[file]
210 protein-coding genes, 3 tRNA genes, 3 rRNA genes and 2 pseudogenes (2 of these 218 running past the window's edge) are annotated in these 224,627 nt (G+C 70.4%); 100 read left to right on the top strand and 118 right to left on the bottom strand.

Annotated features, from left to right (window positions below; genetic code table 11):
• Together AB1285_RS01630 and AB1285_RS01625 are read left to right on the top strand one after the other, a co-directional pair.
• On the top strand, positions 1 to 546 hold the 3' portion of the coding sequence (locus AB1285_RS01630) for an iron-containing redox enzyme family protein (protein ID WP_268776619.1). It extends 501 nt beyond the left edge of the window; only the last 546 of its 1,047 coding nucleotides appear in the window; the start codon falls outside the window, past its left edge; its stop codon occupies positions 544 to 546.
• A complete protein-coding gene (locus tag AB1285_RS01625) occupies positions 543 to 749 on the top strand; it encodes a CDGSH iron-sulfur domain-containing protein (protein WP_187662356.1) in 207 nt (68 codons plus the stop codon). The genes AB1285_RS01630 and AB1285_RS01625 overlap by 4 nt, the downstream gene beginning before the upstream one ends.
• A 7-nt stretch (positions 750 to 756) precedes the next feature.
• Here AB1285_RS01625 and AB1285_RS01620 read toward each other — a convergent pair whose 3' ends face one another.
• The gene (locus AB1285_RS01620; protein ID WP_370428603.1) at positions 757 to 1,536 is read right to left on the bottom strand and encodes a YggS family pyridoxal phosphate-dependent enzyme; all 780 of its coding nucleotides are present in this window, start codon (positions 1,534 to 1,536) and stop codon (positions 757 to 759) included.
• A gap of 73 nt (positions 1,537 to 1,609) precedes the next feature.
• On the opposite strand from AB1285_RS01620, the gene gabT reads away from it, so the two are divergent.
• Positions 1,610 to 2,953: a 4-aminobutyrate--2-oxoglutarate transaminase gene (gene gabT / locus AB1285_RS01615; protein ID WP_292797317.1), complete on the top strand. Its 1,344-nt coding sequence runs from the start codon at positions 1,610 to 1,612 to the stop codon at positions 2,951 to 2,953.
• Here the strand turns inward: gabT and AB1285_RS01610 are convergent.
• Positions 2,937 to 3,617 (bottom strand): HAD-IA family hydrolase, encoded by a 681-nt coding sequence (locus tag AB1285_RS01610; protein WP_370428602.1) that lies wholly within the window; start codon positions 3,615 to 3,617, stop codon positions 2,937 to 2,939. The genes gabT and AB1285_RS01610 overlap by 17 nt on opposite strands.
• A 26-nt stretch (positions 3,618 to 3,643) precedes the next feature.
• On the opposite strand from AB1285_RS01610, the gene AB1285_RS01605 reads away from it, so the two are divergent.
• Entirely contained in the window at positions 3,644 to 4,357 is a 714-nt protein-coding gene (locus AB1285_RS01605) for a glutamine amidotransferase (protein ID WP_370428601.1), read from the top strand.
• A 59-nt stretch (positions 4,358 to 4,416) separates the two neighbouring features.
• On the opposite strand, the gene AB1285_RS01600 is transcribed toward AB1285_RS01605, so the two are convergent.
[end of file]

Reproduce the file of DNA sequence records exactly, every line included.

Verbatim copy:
210 protein-coding genes, 3 tRNA genes, 3 rRNA genes and 2 pseudogenes (2 of these 218 running past the window's edge) are annotated in these 224,627 nt (G+C 70.4%); 100 read left to right on the top strand and 118 right to left on the bottom strand.

Annotated features, from left to right (window positions below; genetic code table 11):
• Together AB1285_RS01630 and AB1285_RS01625 are read left to right on the top strand one after the other, a co-directional pair.
• On the top strand, positions 1 to 546 hold the 3' portion of the coding sequence (locus AB1285_RS01630) for an iron-containing redox enzyme family protein (protein ID WP_268776619.1). It extends 501 nt beyond the left edge of the window; only the last 546 of its 1,047 coding nucleotides appear in the window; the start codon falls outside the window, past its left edge; its stop codon occupies positions 544 to 546.
• A complete protein-coding gene (locus tag AB1285_RS01625) occupies positions 543 to 749 on the top strand; it encodes a CDGSH iron-sulfur domain-containing protein (protein WP_187662356.1) in 207 nt (68 codons plus the stop codon). The genes AB1285_RS01630 and AB1285_RS01625 overlap by 4 nt, the downstream gene beginning before the upstream one ends.
• A 7-nt stretch (positions 750 to 756) precedes the next feature.
• Here AB1285_RS01625 and AB1285_RS01620 read toward each other — a convergent pair whose 3' ends face one another.
• The gene (locus AB1285_RS01620; protein ID WP_370428603.1) at positions 757 to 1,536 is read right to left on the bottom strand and encodes a YggS family pyridoxal phosphate-dependent enzyme; all 780 of its coding nucleotides are present in this window, start codon (positions 1,534 to 1,536) and stop codon (positions 757 to 759) included.
• A gap of 73 nt (positions 1,537 to 1,609) precedes the next feature.
• On the opposite strand from AB1285_RS01620, the gene gabT reads away from it, so the two are divergent.
• Positions 1,610 to 2,953: a 4-aminobutyrate--2-oxoglutarate transaminase gene (gene gabT / locus AB1285_RS01615; protein ID WP_292797317.1), complete on the top strand. Its 1,344-nt coding sequence runs from the start codon at positions 1,610 to 1,612 to the stop codon at positions 2,951 to 2,953.
• Here the strand turns inward: gabT and AB1285_RS01610 are convergent.
• Positions 2,937 to 3,617 (bottom strand): HAD-IA family hydrolase, encoded by a 681-nt coding sequence (locus tag AB1285_RS01610; protein WP_370428602.1) that lies wholly within the window; start codon positions 3,615 to 3,617, stop codon positions 2,937 to 2,939. The genes gabT and AB1285_RS01610 overlap by 17 nt on opposite strands.
• A 26-nt stretch (positions 3,618 to 3,643) precedes the next feature.
• On the opposite strand from AB1285_RS01610, the gene AB1285_RS01605 reads away from it, so the two are divergent.
• Entirely contained in the window at positions 3,644 to 4,357 is a 714-nt protein-coding gene (locus AB1285_RS01605) for a glutamine amidotransferase (protein ID WP_370428601.1), read from the top strand.
• A 59-nt stretch (positions 4,358 to 4,416) separates the two neighbouring features.
• On the opposite strand, the gene AB1285_RS01600 is transcribed toward AB1285_RS01605, so the two are convergent.